He pulled the notched arrow back. He had one chance, a single-shot test for precision, straight to the bullseye or whoever came the closest. Ryan wagered his sleek emerald green binary compound bow, but they both knew this bet was not about the antique arrow or the slick bow. It was for bragging rights, for pecking order.
For making it through middle school as king.
On command, arrows arced through the air, landing on the targets or the wooden posts they were nailed to. Some struck the 3D molded deer, which now resembled a porcupine. A few arrows passed their marks altogether, landing out of sight in the tall grasses of the hilly sand dunes. ‘The Hinterland’ as it had been nicknamed. And that’s where Clifton’s arrow went.
“Archers….Halt!” the instructor shouted. “The range is now cold. You may retrieve your arrows.”
Clifton lifted his backpack and stepped onto the range with the others.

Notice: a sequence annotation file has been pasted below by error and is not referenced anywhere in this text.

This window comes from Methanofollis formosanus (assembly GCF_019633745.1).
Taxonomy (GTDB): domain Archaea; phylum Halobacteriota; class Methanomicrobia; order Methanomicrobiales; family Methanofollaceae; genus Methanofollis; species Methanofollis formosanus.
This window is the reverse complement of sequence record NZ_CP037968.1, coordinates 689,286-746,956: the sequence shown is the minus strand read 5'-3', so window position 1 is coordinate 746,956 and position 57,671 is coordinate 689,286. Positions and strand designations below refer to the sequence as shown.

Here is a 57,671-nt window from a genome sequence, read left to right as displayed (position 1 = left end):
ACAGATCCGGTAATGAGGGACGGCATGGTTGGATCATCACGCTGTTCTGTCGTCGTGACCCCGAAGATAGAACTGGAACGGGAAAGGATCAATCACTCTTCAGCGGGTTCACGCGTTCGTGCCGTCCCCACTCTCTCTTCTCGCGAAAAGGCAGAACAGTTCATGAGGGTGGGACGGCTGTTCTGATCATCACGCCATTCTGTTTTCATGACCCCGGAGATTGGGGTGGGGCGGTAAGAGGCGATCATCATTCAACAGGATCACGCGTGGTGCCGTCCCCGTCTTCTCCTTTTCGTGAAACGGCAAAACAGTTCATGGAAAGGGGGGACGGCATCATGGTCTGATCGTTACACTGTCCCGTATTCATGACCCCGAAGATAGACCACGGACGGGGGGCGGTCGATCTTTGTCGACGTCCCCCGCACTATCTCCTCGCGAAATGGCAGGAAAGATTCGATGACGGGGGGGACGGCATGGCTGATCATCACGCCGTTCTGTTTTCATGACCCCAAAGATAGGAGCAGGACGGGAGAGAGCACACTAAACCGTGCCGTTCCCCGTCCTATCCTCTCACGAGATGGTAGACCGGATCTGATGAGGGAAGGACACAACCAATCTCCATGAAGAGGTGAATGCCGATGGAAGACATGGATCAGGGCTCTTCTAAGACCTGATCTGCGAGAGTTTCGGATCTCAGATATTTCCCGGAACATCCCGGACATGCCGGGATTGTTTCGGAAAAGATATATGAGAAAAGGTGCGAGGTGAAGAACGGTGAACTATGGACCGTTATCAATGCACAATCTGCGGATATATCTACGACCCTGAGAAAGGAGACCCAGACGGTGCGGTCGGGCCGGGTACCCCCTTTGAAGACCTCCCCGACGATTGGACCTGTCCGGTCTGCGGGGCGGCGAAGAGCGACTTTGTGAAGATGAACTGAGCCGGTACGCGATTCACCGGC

“What happened?” Ava asked. “You usually have perfect aim.”
Clifton’s hands went clammy whenever she came around. It hand’t always been that way, just recently. “Yeah well, I guess that crappy arrow wasn’t as good as Ryan thought it was.”
“Why’d you make that bet with him? Didn’t you say you found that thing in your garage or something?”
“My closet, actually.” Sunlight brightened her eyes and he stared a moment longer than he’d meant to.
“Well, it seems weird for you. I don’t get it.”
“There’s not much to get, Ava,”
“Except my arrow,” said Ryan as he neared them. “Nice shot, by the way.” He snickered, and the few kids who’d tagged behind him laughed.